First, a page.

Should I marry him? Should I wait? Should I finish school? Go into missions? God, what am I supposed to do?
I am meandering through the streets of Lucerne, hoping the romantic scenery will evoke some spiritual sign so I’ll know what to do with, oh, my entire life. I am trying to piece together the lessons I’ve been taught over the years about discerning God’s will for my life. Lessons about God having great plans for me, and always seeking God’s desires before my own and something about doors that close and windows that open and being equally yoked to your spouse. I know that my boyfriend Bjoern is a Christian, and I know that I want to marry him. I’ve never felt like this about anyone before. We have the same world view, same dreams, same desires. We want to live life together. But I don’t know what God wants. What if He wants something else and I choose the opposite? What if I’m not spiritually adept at recognizing His signs and I go against His will out of ignorance?
Staring out at the Vierwaldstättersee, I am paralyzed with fear. There is nothing written in the sky hovering over the Alps; there is no whisper in the mountain air. There is no peace in the tranquility. I cannot discern God’s will. The next morning I board a train for Zurich. Watching the sun rise over Switzerland, I am exhausted emotionally, physically, spiritually.
I decide I can’t live like this anymore and want to let God know it:
Okay, God. I’ve been telling You that I want to do Your will and discover Your purpose for my life. I’ve done all these Bible studies and devotionals that tell me to “read this,” “pray that,” then “pray that again” and poof! I will discern Your will. And yet, I hear nothing. And one of the devotionals told me that if I’m having trouble hearing Your voice, then I’m having trouble with the very heart of the Christian experience…
An African snack salesman comes by with his snack cart and interrupts with a wide toothed grin and a simple, “Hello.”
How odd. He is speaking my native language on a German speaking, Swiss train. I am blonde, blue-eyed, and garbed in black to blend with European dress code. How can the African snack salesman know by appearance alone that I speak English? I greet him, but turn my head back towards the Swiss sunrise.
I am in no mood to be social, and this is a one-woman show: And if You created us just to torture us like this, then I’m just not sure it’s worth it. I mean, did You really create us just to mess with us like this? If so, then I just don’t see the point in the Christian experience anymore.
I breathe in deeply.
And I certainly do not see a point in You.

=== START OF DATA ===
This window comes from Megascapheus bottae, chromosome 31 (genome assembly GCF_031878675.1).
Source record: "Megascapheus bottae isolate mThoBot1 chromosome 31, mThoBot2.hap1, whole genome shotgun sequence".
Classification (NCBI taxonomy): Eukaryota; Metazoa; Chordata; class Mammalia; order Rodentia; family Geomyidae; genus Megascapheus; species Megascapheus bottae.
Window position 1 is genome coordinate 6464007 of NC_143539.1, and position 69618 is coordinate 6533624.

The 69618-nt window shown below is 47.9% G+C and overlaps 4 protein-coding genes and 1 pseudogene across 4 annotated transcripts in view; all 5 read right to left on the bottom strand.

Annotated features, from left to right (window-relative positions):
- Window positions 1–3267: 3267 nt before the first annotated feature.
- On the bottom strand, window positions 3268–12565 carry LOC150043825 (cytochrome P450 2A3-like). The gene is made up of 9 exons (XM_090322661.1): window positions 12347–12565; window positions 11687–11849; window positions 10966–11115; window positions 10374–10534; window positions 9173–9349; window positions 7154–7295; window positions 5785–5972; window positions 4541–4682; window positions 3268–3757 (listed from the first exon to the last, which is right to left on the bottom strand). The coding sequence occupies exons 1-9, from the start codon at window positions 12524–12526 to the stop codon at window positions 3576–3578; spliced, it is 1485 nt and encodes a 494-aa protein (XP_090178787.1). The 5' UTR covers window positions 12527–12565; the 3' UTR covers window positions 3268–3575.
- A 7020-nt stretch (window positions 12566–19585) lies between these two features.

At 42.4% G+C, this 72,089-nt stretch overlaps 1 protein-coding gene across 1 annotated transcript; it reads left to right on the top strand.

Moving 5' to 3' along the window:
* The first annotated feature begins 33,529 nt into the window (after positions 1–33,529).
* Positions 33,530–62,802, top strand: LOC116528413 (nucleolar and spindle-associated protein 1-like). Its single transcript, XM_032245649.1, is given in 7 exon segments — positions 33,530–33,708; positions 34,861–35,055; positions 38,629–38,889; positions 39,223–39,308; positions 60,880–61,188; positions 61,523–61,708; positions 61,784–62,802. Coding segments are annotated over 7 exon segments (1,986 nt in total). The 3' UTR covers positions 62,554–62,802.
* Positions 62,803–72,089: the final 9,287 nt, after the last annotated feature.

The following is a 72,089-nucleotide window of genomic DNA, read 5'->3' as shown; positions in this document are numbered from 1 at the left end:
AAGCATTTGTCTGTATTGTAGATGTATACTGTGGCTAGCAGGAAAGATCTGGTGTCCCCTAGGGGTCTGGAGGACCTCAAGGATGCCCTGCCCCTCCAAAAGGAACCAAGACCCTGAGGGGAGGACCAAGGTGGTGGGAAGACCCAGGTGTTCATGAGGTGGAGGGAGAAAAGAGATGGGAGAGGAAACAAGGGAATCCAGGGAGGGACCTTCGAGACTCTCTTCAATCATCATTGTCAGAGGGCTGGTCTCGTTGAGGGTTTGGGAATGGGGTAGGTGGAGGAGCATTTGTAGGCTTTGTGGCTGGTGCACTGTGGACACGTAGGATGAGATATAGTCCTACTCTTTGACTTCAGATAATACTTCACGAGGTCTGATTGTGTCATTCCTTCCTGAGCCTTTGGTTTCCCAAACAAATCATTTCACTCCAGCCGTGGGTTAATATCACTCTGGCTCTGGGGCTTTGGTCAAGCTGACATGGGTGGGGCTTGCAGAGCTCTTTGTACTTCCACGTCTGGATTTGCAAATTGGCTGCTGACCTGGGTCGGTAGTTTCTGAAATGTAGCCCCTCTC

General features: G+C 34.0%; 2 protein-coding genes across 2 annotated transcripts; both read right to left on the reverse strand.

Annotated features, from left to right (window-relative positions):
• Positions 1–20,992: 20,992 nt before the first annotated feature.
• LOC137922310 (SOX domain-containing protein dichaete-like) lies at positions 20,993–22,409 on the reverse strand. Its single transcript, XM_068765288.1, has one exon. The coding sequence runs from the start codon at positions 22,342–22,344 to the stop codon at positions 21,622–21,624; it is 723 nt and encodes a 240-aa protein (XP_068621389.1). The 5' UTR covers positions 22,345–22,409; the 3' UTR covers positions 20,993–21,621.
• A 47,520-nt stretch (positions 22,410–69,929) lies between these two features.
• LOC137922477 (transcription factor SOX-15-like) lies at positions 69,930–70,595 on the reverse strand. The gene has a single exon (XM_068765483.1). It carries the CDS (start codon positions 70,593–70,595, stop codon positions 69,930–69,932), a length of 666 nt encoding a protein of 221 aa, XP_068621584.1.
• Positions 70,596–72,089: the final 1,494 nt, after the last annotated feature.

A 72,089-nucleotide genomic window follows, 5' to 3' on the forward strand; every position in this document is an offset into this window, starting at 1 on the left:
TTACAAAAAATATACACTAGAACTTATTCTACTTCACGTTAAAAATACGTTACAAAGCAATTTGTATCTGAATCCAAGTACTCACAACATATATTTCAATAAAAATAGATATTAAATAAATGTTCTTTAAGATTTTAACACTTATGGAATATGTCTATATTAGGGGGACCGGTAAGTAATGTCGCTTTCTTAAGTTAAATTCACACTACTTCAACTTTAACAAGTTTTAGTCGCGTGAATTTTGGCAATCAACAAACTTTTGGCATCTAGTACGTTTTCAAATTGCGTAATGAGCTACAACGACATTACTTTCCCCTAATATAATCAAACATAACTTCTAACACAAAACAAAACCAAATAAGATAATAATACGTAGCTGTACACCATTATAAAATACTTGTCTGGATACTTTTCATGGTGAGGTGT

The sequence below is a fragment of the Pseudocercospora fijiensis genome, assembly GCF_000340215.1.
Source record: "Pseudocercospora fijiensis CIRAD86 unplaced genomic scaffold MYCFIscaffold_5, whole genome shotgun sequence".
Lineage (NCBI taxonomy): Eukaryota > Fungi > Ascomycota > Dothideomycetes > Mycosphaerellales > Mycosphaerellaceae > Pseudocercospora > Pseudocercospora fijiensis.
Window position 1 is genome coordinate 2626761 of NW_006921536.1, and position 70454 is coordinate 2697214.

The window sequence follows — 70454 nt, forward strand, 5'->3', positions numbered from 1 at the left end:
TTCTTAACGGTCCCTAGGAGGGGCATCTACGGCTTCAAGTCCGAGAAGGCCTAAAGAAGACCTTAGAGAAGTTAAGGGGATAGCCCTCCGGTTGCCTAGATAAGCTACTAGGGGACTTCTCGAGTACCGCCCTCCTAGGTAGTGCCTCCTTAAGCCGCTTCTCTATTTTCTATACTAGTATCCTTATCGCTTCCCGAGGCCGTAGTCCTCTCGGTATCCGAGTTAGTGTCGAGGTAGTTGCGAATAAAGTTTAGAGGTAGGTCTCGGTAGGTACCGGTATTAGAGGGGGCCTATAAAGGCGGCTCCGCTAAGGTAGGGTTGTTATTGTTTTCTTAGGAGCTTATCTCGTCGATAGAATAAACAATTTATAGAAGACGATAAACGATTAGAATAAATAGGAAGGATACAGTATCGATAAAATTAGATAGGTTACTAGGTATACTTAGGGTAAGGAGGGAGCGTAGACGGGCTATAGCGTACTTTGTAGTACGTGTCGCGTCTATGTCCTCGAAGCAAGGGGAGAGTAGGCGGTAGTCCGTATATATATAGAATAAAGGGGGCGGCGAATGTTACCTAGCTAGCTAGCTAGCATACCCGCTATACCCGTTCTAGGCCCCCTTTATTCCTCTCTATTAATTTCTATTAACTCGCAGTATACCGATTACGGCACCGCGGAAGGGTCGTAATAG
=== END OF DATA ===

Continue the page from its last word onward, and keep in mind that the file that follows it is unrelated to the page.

I exhale and wait – for the sky to break open, lightning to strike, the train to stall. Instead, the African snack salesman comes by with his cart for the third time. Hearing the squeaky cart, I turn my head to see him coming and kick myself for making eye contact. Now I have no choice but to buy a snack. I tell him that I will buy some chips, although I don’t care what kind. Having just abandoned my faith, I don’t care about much anymore. He hands me my chips, looks me straight in the eye and asks, “Why are you here?”
Perplexed, as this does not have anything to do with chips or the Swiss Francs I just paid him, I ask him to clarify – why am I in Europe? In Switzerland? On this Zurich-bound train? “No,” he says. “Why are you on earth?” I am not amused. “Because God made me,” I retort. He shakes his head, smiling at my cliché response, the response that no longer makes sense to me. “No,” he answers though brilliant white teeth. “God made you to worship Him and to praise Him all the days of your life.”
And then the African snack salesman promptly squeaks away with his cart.
Stunned, I sit back and open my bag of chips.
It makes a loud, crackling noise, and I feel like the entire car is listening.
Worship you and Praise You all the days of my life, God? Like when I sing for You, calling You our awesome God? Like when I praise You from Whom all blessings flow? Like when I call You holy, holy, holy, Lord Almighty, who was, and is, and is to come? Like when I look out to the mountains and call You majestic, communing with You because I can do nothing else? That’s why You created us?
Facing the window, the sun now over the mountains, it dawns on me that my monologue has just ended. And nothing has fallen out of the sky to smite me! I haven’t been punished for wanting answers, nor have I been shunned for briefly abandoning my faith. Instead, I have received a gentle invitation, because God, apparently, just wants to be with me. God’s will, I discern, is to be with all of us. And maybe the small details won’t determine the big picture of my life, but the big picture will determine the details.
So now I have to make the most important decision of my life
–even more important than marriage or school or missions: Can I live with this new, very basic and simple purpose? I chew on this, and my chips, for a moment.
Then I decide that I can. I change trains in Zurich, knowing that my travels won’t end there, knowing that I have more decisions to make.
My name is Kim Gottschild and I Am A Prodigal
Kim has the Tower of Babel incident to thank for giving her a career as a world language teacher, but she still manages to find the time to serve as Managing Editor for Burnside Writers Collective where she also writes about trying to live like God likes her. She resides with her spouse, their two precocious daughters, and their two rescue dogs in Carmel “by the Corn,” Indiana.
[photo: Alex Devine]